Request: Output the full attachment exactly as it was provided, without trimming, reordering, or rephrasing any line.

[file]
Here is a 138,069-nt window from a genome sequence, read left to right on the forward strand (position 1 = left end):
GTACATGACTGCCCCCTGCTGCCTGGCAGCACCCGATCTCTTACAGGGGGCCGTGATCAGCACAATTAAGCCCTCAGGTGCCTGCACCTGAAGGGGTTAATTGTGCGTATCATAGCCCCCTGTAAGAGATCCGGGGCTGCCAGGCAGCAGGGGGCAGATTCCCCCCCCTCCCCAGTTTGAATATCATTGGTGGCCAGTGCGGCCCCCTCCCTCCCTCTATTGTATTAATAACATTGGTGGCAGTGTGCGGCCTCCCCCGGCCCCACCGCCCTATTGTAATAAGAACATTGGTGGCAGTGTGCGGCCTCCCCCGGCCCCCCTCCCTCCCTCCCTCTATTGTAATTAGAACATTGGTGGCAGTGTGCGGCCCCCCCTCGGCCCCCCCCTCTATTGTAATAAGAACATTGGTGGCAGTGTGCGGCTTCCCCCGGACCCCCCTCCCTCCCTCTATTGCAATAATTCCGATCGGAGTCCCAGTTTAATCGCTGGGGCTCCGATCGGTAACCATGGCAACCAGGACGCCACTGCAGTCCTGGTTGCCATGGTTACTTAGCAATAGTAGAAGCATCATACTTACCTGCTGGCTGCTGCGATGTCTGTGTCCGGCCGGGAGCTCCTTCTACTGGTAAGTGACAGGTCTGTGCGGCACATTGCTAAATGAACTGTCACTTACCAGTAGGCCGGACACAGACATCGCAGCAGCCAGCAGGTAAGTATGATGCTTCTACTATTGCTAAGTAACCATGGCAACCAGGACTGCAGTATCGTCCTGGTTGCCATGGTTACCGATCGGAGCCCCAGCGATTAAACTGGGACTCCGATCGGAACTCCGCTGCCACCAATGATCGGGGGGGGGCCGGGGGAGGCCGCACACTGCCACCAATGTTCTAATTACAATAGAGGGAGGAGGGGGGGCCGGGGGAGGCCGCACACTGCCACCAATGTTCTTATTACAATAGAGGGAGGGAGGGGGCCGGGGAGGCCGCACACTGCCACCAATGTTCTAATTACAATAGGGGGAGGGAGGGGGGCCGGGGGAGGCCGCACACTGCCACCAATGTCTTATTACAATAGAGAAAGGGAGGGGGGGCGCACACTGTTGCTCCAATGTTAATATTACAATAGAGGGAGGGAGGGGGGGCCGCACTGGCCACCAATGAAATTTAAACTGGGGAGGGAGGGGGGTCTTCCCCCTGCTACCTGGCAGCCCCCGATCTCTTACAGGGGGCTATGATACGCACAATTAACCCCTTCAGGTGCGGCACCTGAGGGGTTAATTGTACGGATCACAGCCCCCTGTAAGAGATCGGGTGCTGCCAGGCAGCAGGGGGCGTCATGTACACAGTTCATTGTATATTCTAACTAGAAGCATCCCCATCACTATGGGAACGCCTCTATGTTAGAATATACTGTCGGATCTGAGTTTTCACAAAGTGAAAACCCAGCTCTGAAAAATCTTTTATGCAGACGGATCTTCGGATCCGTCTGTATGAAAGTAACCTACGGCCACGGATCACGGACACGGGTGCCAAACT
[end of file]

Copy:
Here is a 138,069-nt window from a genome sequence, read left to right on the forward strand (position 1 = left end):
GTACATGACTGCCCCCTGCTGCCTGGCAGCACCCGATCTCTTACAGGGGGCCGTGATCAGCACAATTAAGCCCTCAGGTGCCTGCACCTGAAGGGGTTAATTGTGCGTATCATAGCCCCCTGTAAGAGATCCGGGGCTGCCAGGCAGCAGGGGGCAGATTCCCCCCCCTCCCCAGTTTGAATATCATTGGTGGCCAGTGCGGCCCCCTCCCTCCCTCTATTGTATTAATAACATTGGTGGCAGTGTGCGGCCTCCCCCGGCCCCACCGCCCTATTGTAATAAGAACATTGGTGGCAGTGTGCGGCCTCCCCCGGCCCCCCTCCCTCCCTCCCTCTATTGTAATTAGAACATTGGTGGCAGTGTGCGGCCCCCCCTCGGCCCCCCCCTCTATTGTAATAAGAACATTGGTGGCAGTGTGCGGCTTCCCCCGGACCCCCCTCCCTCCCTCTATTGCAATAATTCCGATCGGAGTCCCAGTTTAATCGCTGGGGCTCCGATCGGTAACCATGGCAACCAGGACGCCACTGCAGTCCTGGTTGCCATGGTTACTTAGCAATAGTAGAAGCATCATACTTACCTGCTGGCTGCTGCGATGTCTGTGTCCGGCCGGGAGCTCCTTCTACTGGTAAGTGACAGGTCTGTGCGGCACATTGCTAAATGAACTGTCACTTACCAGTAGGCCGGACACAGACATCGCAGCAGCCAGCAGGTAAGTATGATGCTTCTACTATTGCTAAGTAACCATGGCAACCAGGACTGCAGTATCGTCCTGGTTGCCATGGTTACCGATCGGAGCCCCAGCGATTAAACTGGGACTCCGATCGGAACTCCGCTGCCACCAATGATCGGGGGGGGGCCGGGGGAGGCCGCACACTGCCACCAATGTTCTAATTACAATAGAGGGAGGAGGGGGGGCCGGGGGAGGCCGCACACTGCCACCAATGTTCTTATTACAATAGAGGGAGGGAGGGGGCCGGGGAGGCCGCACACTGCCACCAATGTTCTAATTACAATAGGGGGAGGGAGGGGGGCCGGGGGAGGCCGCACACTGCCACCAATGTCTTATTACAATAGAGAAAGGGAGGGGGGGCGCACACTGTTGCTCCAATGTTAATATTACAATAGAGGGAGGGAGGGGGGGCCGCACTGGCCACCAATGAAATTTAAACTGGGGAGGGAGGGGGGTCTTCCCCCTGCTACCTGGCAGCCCCCGATCTCTTACAGGGGGCTATGATACGCACAATTAACCCCTTCAGGTGCGGCACCTGAGGGGTTAATTGTACGGATCACAGCCCCCTGTAAGAGATCGGGTGCTGCCAGGCAGCAGGGGGCGTCATGTACACAGTTCATTGTATATTCTAACTAGAAGCATCCCCATCACTATGGGAACGCCTCTATGTTAGAATATACTGTCGGATCTGAGTTTTCACAAAGTGAAAACCCAGCTCTGAAAAATCTTTTATGCAGACGGATCTTCGGATCCGTCTGTATGAAAGTAACCTACGGCCACGGATCACGGACACGGGTGCCAAACT